Instructional Openings

The Catalyst

Chemistry is a combination of the comprehension of scientific content and the application of mathematics to those concepts. My students have to be prepared to think deeply about difficult concepts the minute they step into my room. Starting the class with a relevant "Catalyst" helps them initiate their own thinking processes in preparation for a productive day in the same way that biological enzymes catalyze chemical reactions. During The Catalyst, I model my thinking process for how to approach a mathematical problem by having my students identify the key steps in the calculation and establish a foundation that students who struggle with math can fall back on when they're confused.  

Strategy Resources (3)
Students In Action
 
 
Student Handout
 
 
This Daily Work Organizer for Wednesday classes has a space carved out for the Daily Catalyst, as well a spot for my students to analyze the current state of their weekly goals. After writing down the daily learning objectives and assessing the three clues for the mystery element of the day, my students will complete a Catalyst question that will get them thinking in a mindset conducive to high-level chemistry learning. Organizing their thoughts and planning the day ahead ensures that my students have a safe place to visit when they lose focus during the chaos of normal class.
Presentation
 
 
When my students know that the problems they are solving will help them comprehend the material they are dealing with in the lesson, they are more comfortable putting forth their best effort. This Google Slides lesson asks my students to solve problems around the concepts of temperature and pressure and then asks them to extrapolate their answers to a new scenario in an attempt to get them excited about the lesson.
Students In Action
 
 
Student Handout
 
 
This Daily Work Organizer for Wednesday classes has a space carved out for the Daily Catalyst, as well a spot for my students to analyze the current state of their weekly goals. After writing down the daily learning objectives and assessing the three clues for the mystery element of the day, my students will complete a Catalyst question that will get them thinking in a mindset conducive to high-level chemistry learning. Organizing their thoughts and planning the day ahead ensures that my students have a safe place to visit when they lose focus during the chaos of normal class.
Presentation
 
 
When my students know that the problems they are solving will help them comprehend the material they are dealing with in the lesson, they are more comfortable putting forth their best effort. This Google Slides lesson asks my students to solve problems around the concepts of temperature and pressure and then asks them to extrapolate their answers to a new scenario in an attempt to get them excited about the lesson.
Jeff Astor
Cindy and Bill Simon Technology Academy High School
Los Angeles, CA


 

About this strategy

Prep Time:
Long
Subject:
Science
Grade:
Tenth grade
Similar Strategies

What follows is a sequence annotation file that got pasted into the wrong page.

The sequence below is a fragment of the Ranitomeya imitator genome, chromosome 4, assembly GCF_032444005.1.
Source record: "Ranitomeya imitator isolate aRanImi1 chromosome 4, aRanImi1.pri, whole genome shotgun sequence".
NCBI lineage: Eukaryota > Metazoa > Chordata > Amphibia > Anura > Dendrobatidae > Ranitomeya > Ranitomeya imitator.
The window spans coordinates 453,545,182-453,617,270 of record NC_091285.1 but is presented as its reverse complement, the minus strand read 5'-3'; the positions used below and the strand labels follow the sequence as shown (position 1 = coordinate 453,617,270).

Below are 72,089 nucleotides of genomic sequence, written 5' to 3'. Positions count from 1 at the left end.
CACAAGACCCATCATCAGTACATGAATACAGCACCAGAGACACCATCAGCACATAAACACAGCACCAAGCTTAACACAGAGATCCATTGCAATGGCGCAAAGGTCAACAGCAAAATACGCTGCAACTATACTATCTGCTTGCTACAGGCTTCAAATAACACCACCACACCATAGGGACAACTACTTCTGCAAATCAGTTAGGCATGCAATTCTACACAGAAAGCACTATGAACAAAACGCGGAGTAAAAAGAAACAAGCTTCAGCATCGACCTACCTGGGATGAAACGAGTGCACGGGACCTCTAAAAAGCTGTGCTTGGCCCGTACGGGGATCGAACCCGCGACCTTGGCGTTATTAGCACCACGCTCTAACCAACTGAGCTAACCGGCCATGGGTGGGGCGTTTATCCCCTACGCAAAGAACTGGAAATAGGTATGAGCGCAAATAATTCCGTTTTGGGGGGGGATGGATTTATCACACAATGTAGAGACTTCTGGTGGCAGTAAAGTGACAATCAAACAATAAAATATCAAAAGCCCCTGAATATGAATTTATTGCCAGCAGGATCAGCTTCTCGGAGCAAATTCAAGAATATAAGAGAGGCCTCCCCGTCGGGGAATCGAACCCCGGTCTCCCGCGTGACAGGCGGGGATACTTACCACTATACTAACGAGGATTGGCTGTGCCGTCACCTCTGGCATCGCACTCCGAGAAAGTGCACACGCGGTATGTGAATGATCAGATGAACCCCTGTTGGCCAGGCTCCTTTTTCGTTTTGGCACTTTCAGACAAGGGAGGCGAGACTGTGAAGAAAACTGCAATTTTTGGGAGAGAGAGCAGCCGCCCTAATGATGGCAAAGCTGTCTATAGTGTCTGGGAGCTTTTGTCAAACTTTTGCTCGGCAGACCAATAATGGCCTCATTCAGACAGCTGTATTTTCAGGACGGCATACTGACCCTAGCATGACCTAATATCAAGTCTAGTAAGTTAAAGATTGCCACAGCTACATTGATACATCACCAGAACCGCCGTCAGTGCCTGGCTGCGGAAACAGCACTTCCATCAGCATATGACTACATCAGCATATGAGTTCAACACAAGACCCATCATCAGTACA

Feedback Systems
Student Feedback Surveys

Flipped Mastery is a new model for not only the students, but for me as well - so I went into the year knowing that there needed to be a process for feedback and refinement. I created a monthly survey for students to take, what was working for them and what needed to be improved. The surveys were created on Google Forms and were made accessible on the class website home page. Based on the survey results, I made adjustments to the class structure throughout the year. When students saw their suggestions impacted how the class was run, it made them feel their voices were valued, which helped with the individual buy-in of many students.


 
Academic Culture
Catch Up Time

Many students fall behind the class pace as the school year progresses, so I build in time to the class schedule for students to catch up. Before or after a break or towards the end of a trimester I won't move the lesson pace forward, giving students the opportunity to get back on pace.

 
Instructional Openings
Demo Discussion

The Demo Discussion is a strategy I use to provide an interesting and memorable in-class demonstration of complex concepts that my students will learn about in class on a given day, using a variety of digital resources. The Demo Discussion is an excellent way to promote student curiosity about scientific phenomena. The "demos" provide access points for my students to witness and wonder about complicated chemical processes that they will eventually explore and understand at a much deeper level. By leveraging additional physical and digital tools, I can facilitate in-depth analysis and support the development of models to explain the science behind the demo. This strategy also allows me to surface my students' questions and interests about the day's Learning Targets (please see the "Learning Targets" strategy video), to which I can refer and make connections throughout our exploration of that content.

 
 
Something went wrong. See details for more info
Nothing to upload
details
close